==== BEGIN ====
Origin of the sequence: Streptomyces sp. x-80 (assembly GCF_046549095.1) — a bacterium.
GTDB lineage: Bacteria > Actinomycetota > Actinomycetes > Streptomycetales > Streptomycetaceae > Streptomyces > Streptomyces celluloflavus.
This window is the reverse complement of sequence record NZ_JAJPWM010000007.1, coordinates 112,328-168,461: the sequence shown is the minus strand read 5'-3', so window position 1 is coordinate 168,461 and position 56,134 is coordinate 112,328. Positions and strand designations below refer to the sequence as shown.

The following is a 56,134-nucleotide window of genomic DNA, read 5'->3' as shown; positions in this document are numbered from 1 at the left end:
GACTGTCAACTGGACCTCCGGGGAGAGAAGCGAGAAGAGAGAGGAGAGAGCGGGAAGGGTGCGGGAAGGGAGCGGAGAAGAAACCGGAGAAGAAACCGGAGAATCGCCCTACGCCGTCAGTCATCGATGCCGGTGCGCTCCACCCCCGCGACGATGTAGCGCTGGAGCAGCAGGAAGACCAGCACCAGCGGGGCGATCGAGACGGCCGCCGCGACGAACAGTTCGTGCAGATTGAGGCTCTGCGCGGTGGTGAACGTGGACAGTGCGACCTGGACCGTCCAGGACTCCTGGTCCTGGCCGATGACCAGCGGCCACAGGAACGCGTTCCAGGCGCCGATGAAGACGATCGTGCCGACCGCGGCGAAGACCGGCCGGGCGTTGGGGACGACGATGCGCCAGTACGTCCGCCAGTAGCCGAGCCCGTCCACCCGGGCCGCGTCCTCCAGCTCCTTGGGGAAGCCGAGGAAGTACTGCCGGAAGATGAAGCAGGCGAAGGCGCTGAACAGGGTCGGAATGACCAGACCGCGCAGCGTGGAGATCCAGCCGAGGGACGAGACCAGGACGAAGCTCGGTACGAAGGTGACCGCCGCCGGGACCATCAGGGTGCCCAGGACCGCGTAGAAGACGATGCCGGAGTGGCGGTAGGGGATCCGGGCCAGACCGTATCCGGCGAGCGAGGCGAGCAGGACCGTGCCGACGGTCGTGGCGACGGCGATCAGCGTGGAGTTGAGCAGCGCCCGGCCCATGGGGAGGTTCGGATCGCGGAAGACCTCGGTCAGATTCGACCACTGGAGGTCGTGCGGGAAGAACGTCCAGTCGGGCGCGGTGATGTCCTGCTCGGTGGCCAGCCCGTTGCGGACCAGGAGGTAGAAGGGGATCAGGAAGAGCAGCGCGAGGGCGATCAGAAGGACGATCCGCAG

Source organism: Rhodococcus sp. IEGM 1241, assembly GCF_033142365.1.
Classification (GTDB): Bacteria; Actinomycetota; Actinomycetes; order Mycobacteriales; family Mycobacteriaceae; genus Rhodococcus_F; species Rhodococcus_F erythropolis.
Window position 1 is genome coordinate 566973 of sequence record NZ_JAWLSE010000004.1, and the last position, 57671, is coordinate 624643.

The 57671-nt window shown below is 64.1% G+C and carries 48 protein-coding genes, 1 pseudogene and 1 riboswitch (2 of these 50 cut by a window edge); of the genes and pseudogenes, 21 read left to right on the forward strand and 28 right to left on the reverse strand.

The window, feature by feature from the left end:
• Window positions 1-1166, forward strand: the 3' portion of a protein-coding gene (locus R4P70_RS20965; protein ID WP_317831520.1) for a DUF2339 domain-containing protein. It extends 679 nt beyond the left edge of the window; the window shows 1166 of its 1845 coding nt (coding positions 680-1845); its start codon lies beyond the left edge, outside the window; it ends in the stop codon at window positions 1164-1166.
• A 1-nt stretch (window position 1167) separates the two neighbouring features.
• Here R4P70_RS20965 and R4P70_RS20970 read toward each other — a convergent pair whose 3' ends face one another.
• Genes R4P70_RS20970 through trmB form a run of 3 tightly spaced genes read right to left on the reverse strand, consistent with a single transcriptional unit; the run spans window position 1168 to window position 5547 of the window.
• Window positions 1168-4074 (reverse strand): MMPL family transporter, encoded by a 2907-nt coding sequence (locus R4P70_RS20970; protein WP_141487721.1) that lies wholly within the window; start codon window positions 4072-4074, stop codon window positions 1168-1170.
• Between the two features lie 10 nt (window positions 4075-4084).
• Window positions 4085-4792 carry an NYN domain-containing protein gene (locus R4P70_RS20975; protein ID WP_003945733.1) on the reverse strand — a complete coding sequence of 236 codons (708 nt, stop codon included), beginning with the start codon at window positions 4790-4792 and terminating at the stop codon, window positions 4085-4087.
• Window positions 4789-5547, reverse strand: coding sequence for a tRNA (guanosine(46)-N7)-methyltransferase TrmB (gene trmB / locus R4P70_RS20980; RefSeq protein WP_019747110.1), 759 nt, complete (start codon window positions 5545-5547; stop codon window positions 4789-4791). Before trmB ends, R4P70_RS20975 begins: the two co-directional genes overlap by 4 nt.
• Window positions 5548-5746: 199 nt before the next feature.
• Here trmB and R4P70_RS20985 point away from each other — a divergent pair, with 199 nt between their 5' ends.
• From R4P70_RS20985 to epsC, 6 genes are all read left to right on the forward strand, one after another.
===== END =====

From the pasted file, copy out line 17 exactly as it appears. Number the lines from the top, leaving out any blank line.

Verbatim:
• Window positions 4085-4792 carry an NYN domain-containing protein gene (locus R4P70_RS20975; protein ID WP_003945733.1) on the reverse strand — a complete coding sequence of 236 codons (708 nt, stop codon included), beginning with the start codon at window positions 4790-4792 and terminating at the stop codon, window positions 4085-4087.